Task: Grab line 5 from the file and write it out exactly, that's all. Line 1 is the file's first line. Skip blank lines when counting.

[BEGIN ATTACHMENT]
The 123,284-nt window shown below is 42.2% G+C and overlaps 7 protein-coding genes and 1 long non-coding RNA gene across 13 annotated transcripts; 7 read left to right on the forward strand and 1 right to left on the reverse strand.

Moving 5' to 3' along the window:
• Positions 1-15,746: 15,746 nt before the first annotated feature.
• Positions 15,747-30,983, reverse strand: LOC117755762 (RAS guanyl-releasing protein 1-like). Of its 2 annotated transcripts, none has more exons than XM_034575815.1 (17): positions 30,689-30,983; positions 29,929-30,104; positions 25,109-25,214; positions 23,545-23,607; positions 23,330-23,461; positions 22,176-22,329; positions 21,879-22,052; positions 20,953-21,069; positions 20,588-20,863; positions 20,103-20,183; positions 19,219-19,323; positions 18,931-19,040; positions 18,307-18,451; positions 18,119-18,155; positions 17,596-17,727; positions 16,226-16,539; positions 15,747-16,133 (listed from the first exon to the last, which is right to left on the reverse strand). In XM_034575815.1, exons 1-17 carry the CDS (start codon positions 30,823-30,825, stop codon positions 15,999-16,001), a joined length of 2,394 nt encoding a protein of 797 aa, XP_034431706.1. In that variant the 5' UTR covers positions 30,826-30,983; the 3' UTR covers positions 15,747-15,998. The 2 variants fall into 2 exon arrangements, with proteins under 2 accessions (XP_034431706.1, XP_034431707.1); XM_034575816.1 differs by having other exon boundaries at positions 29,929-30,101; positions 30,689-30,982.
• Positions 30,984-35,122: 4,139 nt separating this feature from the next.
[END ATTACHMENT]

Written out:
• Positions 30,984-35,122: 4,139 nt separating this feature from the next.